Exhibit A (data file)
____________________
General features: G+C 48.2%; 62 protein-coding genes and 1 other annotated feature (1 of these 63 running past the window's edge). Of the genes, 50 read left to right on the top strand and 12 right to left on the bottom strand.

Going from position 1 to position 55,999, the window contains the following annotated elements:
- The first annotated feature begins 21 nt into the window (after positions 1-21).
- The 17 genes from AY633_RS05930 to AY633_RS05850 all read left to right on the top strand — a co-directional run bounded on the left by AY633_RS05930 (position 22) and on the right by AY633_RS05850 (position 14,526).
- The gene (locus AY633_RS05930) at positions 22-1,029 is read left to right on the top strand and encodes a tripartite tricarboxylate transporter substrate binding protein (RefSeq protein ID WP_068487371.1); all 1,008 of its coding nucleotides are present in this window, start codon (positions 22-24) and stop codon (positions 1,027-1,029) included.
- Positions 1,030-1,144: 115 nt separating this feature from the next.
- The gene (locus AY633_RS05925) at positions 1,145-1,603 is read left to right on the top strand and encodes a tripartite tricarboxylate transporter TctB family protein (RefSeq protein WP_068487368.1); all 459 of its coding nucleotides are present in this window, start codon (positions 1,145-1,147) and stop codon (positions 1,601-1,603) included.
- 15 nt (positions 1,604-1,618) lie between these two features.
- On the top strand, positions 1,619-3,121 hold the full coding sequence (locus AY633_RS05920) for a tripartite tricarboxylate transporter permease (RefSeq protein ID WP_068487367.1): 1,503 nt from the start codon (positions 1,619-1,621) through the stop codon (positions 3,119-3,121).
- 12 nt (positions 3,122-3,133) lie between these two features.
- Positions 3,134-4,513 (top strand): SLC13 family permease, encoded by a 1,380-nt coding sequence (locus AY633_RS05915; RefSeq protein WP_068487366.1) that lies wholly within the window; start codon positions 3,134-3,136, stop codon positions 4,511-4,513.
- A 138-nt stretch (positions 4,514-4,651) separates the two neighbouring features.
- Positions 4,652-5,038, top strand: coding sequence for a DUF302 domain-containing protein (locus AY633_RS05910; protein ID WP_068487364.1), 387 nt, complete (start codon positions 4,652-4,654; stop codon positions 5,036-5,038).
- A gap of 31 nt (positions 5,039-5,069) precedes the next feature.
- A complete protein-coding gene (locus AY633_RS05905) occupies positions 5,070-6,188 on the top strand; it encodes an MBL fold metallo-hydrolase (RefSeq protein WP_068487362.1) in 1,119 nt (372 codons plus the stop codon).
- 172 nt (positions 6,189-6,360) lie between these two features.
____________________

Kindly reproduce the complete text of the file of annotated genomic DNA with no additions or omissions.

General features: G+C 48.2%; 62 protein-coding genes and 1 other annotated feature (1 of these 63 running past the window's edge). Of the genes, 50 read left to right on the top strand and 12 right to left on the bottom strand.

Going from position 1 to position 55,999, the window contains the following annotated elements:
- The first annotated feature begins 21 nt into the window (after positions 1-21).
- The 17 genes from AY633_RS05930 to AY633_RS05850 all read left to right on the top strand — a co-directional run bounded on the left by AY633_RS05930 (position 22) and on the right by AY633_RS05850 (position 14,526).
- The gene (locus AY633_RS05930) at positions 22-1,029 is read left to right on the top strand and encodes a tripartite tricarboxylate transporter substrate binding protein (RefSeq protein ID WP_068487371.1); all 1,008 of its coding nucleotides are present in this window, start codon (positions 22-24) and stop codon (positions 1,027-1,029) included.
- Positions 1,030-1,144: 115 nt separating this feature from the next.
- The gene (locus AY633_RS05925) at positions 1,145-1,603 is read left to right on the top strand and encodes a tripartite tricarboxylate transporter TctB family protein (RefSeq protein WP_068487368.1); all 459 of its coding nucleotides are present in this window, start codon (positions 1,145-1,147) and stop codon (positions 1,601-1,603) included.
- 15 nt (positions 1,604-1,618) lie between these two features.
- On the top strand, positions 1,619-3,121 hold the full coding sequence (locus AY633_RS05920) for a tripartite tricarboxylate transporter permease (RefSeq protein ID WP_068487367.1): 1,503 nt from the start codon (positions 1,619-1,621) through the stop codon (positions 3,119-3,121).
- 12 nt (positions 3,122-3,133) lie between these two features.
- Positions 3,134-4,513 (top strand): SLC13 family permease, encoded by a 1,380-nt coding sequence (locus AY633_RS05915; RefSeq protein WP_068487366.1) that lies wholly within the window; start codon positions 3,134-3,136, stop codon positions 4,511-4,513.
- A 138-nt stretch (positions 4,514-4,651) separates the two neighbouring features.
- Positions 4,652-5,038, top strand: coding sequence for a DUF302 domain-containing protein (locus AY633_RS05910; protein ID WP_068487364.1), 387 nt, complete (start codon positions 4,652-4,654; stop codon positions 5,036-5,038).
- A gap of 31 nt (positions 5,039-5,069) precedes the next feature.
- A complete protein-coding gene (locus AY633_RS05905) occupies positions 5,070-6,188 on the top strand; it encodes an MBL fold metallo-hydrolase (RefSeq protein WP_068487362.1) in 1,119 nt (372 codons plus the stop codon).
- 172 nt (positions 6,189-6,360) lie between these two features.